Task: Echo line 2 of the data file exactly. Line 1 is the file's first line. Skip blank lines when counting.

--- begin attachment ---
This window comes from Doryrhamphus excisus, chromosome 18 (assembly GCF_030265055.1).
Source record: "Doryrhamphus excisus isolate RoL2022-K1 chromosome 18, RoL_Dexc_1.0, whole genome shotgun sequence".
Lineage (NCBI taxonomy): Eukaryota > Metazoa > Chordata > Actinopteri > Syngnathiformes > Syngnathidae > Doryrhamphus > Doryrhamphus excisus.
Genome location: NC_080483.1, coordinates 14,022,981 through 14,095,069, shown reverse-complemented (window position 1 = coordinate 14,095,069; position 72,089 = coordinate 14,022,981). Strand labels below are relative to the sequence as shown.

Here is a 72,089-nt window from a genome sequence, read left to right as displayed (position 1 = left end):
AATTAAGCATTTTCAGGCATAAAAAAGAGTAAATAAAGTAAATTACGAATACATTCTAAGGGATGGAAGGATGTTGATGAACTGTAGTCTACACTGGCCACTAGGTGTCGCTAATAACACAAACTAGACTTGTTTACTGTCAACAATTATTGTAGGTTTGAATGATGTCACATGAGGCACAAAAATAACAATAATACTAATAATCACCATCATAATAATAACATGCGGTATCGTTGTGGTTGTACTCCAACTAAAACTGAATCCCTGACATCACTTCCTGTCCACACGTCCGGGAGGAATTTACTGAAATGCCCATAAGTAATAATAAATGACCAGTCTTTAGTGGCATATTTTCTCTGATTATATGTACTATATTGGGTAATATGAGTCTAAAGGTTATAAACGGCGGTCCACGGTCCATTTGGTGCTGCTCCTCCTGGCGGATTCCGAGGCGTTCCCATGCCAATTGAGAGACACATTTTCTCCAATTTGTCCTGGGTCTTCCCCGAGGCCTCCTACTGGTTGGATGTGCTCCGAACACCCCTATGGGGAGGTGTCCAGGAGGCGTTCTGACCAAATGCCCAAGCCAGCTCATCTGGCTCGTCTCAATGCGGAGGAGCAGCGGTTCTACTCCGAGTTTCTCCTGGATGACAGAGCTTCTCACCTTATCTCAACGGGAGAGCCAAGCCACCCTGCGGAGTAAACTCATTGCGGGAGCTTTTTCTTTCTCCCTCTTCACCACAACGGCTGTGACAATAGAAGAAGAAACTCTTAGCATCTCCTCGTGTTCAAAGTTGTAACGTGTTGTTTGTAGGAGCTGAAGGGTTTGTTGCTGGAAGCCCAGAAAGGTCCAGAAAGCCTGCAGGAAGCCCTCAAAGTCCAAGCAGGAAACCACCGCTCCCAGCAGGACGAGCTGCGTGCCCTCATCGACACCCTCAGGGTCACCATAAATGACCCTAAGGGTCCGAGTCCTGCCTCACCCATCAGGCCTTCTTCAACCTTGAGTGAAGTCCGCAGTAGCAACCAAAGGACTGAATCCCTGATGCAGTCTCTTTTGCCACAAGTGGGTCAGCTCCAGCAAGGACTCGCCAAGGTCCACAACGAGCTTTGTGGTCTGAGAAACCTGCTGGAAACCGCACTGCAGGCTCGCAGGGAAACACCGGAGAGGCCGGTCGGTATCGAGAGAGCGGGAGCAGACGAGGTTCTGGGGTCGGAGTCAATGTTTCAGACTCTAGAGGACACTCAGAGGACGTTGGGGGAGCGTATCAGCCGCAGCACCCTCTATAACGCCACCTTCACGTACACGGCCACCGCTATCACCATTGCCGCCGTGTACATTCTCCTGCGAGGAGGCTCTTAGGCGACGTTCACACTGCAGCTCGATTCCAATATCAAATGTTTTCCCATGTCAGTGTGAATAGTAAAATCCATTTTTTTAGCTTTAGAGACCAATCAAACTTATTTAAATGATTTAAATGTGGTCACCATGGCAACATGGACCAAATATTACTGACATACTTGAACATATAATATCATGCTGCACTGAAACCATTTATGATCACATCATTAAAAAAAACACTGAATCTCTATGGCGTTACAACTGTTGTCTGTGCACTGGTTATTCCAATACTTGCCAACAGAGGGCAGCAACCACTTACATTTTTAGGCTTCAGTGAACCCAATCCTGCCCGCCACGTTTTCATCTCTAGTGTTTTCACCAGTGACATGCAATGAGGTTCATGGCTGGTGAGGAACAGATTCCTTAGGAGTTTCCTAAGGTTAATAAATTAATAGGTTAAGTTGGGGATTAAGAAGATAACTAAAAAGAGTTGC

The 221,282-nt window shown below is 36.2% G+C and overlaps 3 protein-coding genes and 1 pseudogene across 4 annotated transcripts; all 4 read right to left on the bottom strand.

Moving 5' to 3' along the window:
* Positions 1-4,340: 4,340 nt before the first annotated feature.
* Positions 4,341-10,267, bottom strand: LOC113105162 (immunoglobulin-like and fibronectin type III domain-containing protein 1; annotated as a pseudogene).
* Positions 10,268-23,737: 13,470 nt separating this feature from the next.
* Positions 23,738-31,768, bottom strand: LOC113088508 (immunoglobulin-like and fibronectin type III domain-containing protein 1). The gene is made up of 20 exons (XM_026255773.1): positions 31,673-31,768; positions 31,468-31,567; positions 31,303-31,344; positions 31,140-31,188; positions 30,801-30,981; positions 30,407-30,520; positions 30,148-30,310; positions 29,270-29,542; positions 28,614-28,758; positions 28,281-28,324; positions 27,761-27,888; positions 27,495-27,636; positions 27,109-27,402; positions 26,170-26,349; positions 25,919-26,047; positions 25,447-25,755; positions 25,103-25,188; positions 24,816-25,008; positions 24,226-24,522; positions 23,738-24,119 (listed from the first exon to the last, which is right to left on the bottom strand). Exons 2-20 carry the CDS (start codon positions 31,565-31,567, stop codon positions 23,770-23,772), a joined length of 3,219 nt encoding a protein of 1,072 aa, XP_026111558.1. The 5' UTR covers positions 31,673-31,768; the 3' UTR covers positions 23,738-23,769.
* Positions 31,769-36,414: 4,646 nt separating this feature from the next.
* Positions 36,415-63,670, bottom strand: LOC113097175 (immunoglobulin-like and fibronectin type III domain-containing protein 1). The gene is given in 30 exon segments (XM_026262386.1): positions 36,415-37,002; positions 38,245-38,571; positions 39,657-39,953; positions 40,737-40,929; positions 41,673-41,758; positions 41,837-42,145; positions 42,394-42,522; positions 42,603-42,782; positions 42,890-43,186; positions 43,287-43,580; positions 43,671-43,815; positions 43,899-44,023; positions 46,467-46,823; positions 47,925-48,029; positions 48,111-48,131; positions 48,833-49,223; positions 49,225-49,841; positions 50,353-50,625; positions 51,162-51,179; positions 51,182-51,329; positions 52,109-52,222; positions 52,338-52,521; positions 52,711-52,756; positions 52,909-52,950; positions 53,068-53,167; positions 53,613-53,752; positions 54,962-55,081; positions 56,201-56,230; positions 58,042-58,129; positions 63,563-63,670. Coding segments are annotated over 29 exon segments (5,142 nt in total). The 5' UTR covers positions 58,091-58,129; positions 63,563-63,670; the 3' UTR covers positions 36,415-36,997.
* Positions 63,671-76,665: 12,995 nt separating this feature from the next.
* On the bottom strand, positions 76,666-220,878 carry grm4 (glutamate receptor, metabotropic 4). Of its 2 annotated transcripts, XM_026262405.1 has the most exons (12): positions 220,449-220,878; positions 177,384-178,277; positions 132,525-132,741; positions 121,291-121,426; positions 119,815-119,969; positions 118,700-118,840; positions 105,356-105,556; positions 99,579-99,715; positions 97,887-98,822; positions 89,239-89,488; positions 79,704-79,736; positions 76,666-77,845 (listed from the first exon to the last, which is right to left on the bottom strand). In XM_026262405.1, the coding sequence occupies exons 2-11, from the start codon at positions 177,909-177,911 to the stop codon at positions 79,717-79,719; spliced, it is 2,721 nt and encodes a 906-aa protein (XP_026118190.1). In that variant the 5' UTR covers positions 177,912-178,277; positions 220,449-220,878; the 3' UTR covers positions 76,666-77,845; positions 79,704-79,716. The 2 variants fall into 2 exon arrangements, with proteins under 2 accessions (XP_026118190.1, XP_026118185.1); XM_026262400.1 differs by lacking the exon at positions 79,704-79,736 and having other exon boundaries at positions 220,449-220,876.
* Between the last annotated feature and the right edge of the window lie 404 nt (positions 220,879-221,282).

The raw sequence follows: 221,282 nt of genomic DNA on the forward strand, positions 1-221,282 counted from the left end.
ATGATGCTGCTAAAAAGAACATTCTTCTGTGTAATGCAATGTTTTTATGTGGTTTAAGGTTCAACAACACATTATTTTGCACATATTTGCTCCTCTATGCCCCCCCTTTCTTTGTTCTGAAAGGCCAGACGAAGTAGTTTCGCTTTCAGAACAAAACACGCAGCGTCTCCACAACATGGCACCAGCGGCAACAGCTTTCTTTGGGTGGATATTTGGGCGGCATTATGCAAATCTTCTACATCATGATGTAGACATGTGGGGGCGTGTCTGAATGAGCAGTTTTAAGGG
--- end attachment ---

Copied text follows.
Source record: "Doryrhamphus excisus isolate RoL2022-K1 chromosome 18, RoL_Dexc_1.0, whole genome shotgun sequence".